"He worked so hard because he wanted me to praise him," said Holyfield. "And he improved. But I told him it was not enough for him to want to be good for me; he had to want to be good for himself. Then I thought, That's what I had been doing, trying to be good to please others. That's when I knew I would come back, but this time to please myself."
He had to work his way back, though, with a June fight against Alex Stewart, once a top contender but by then little more than a journeyman. Holyfield also left the Duva fold and replaced Benton with another veteran trainer, Emanuel Steward, who set about retooling Holyfield's arsenal while worrying about his new charge's mental approach. "It didn't matter who they put in front of him, he wasn't interested," says Steward. "He didn't care. He trained for Stewart, but his mind was on Bowe. He fought Stewart, but he thought about Bowe. He just went through the motions for Stewart."
In a fight that started after midnight, Holyfield won ugly, a boring 12-round decision over Stewart. That night after the bout Rock Newman, Bowe's manager, said that he thought Holyfield should retire for good. "He's awful," said Newman. "He should quit for his own good." Worse things were said and written.
Holyfield waited patiently while Bowe made two title defenses against woeful contenders Michael Dokes and Jesse Ferguson, who together lasted less than three rounds. Holyfield then pressed his claim for a rematch, and the deal was made—one that could earn each man $12 million when all the pay-per-view returns are in.
The odds opened at 6 to 1 for Bowe, who had been spending most of his time adjusting to his new celebrity and eating. "I love being champion," said Bowe as he entered camp to pare down his 286-pound bulk, "but sometimes it can get a little heavy. I've got $15 million in the bank, and I can't go to the drugstore or the grocery store like a normal person. Sometimes I just want to be Riddick Bowe. I don't want to be the heavyweight champion at that moment. I just want to buy my groceries and go home."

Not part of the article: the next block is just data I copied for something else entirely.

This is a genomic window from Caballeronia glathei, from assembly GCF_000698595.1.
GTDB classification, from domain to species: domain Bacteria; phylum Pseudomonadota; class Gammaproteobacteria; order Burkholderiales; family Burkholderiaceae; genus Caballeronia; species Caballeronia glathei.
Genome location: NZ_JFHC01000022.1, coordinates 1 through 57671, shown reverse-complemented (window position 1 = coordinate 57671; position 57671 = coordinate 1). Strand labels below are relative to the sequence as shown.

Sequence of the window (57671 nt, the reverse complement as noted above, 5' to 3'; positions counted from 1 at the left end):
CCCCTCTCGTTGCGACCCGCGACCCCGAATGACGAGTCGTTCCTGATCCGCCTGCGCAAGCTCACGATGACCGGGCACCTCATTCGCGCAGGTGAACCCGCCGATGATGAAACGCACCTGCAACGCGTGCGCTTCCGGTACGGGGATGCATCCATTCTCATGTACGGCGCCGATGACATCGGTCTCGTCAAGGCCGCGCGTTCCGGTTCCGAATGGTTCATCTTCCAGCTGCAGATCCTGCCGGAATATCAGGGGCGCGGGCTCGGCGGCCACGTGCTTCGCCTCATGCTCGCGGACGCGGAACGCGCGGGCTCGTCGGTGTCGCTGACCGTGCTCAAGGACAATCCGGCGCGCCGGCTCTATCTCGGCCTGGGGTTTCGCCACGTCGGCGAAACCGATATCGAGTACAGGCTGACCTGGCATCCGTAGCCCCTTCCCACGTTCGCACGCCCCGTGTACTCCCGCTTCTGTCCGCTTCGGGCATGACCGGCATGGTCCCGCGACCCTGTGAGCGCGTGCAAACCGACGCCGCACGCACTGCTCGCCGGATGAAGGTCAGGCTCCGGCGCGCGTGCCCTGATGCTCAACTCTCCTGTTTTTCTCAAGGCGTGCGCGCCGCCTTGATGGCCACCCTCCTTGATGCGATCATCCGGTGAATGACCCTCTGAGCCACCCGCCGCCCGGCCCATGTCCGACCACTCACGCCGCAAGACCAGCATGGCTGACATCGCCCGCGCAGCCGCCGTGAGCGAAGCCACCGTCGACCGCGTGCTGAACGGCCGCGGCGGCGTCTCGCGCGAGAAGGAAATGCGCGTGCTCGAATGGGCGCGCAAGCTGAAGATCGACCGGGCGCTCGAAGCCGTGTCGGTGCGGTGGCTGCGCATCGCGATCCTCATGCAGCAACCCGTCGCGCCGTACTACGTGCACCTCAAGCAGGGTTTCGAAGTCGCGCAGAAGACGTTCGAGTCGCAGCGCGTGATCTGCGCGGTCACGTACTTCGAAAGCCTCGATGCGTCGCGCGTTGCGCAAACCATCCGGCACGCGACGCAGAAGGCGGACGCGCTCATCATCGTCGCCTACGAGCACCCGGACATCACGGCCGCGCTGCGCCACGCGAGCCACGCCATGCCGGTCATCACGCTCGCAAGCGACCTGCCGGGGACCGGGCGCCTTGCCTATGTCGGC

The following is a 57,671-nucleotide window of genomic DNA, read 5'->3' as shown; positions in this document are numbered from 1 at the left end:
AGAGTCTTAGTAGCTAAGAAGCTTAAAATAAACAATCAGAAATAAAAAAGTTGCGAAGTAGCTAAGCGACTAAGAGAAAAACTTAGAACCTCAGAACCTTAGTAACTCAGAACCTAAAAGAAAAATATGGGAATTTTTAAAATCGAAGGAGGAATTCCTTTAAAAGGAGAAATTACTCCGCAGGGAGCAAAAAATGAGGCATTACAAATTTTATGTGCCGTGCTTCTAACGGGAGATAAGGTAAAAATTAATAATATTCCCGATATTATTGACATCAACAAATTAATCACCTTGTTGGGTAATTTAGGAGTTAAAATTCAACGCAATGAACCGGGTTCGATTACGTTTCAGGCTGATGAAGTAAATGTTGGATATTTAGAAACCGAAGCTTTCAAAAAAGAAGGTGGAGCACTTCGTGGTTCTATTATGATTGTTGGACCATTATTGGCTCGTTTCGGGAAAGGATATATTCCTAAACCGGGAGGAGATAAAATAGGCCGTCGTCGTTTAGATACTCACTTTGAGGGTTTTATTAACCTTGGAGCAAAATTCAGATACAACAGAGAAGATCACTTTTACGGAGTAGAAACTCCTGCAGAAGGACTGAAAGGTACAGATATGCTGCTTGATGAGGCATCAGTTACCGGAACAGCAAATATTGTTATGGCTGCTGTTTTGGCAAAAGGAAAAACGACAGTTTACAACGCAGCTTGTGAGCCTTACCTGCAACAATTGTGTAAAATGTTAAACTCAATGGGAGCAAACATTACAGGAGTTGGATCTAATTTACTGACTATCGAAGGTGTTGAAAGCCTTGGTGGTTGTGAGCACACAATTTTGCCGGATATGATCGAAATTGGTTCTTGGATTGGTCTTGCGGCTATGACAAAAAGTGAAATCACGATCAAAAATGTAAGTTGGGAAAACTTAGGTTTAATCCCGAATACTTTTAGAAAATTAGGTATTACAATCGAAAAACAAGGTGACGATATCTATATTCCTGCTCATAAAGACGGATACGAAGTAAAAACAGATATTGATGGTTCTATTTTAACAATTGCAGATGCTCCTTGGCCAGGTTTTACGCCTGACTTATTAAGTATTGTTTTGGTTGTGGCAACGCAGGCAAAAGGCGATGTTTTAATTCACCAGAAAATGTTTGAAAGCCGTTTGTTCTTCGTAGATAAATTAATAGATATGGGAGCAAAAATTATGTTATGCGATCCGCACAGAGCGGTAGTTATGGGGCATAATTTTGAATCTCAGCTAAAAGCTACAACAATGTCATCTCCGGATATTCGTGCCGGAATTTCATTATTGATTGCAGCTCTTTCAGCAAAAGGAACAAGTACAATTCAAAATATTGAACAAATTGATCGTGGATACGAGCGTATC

Much was made of Bowe's girth. "I never read so much about nothing," said Eddie Futch, Bowe's trainer, a week before the bout. "He's young, and he is just getting bigger. His shoulders are wider. His thighs are more powerful. He just keeps getting stronger. He hit a sparring partner one day and knocked out two teeth and drove four more back under the guy's tongue. We had to send three of these guys home, and he wasn't trying to hurt any of them."
Bowe weighed in last Thursday at 246, 11 pounds more than he had weighed for the first encounter. Then he went to Sophie's Southern Dining in Las Vegas and ate ribs, collard greens and yams, after starting with a bowl of red beans and rice. "I've been eating baked chicken and bowls of fruit," he said. "I've got to make up for lost time."
Holyfield weighed in at 217, also 11 pounds more than he had weighed the night he lost his title, but, though shirtless, he was wearing boots and may even have had something heavy in his pockets. He baffled the experts. "He says this time he is going to box," said one, "and then he puts on weight. Doesn't make sense." Still, the odds had dropped to 2½ to 1.
On Saturday night Bowe came out angry. He likes Holyfield, but some of the things that Holyfield had said before the fight upset him. Holyfield refused to give Bowe credit for his victory in their first fight; Holyfield insisted that he had lost only because he made too many mistakes. As for the rematch, Holyfield said, "All I have to do is correct my mistakes."
"I don't think he respects me," said Bowe. "I like him, we'll still be friends afterward, but I think he has talked himself into a serious ass-whupping."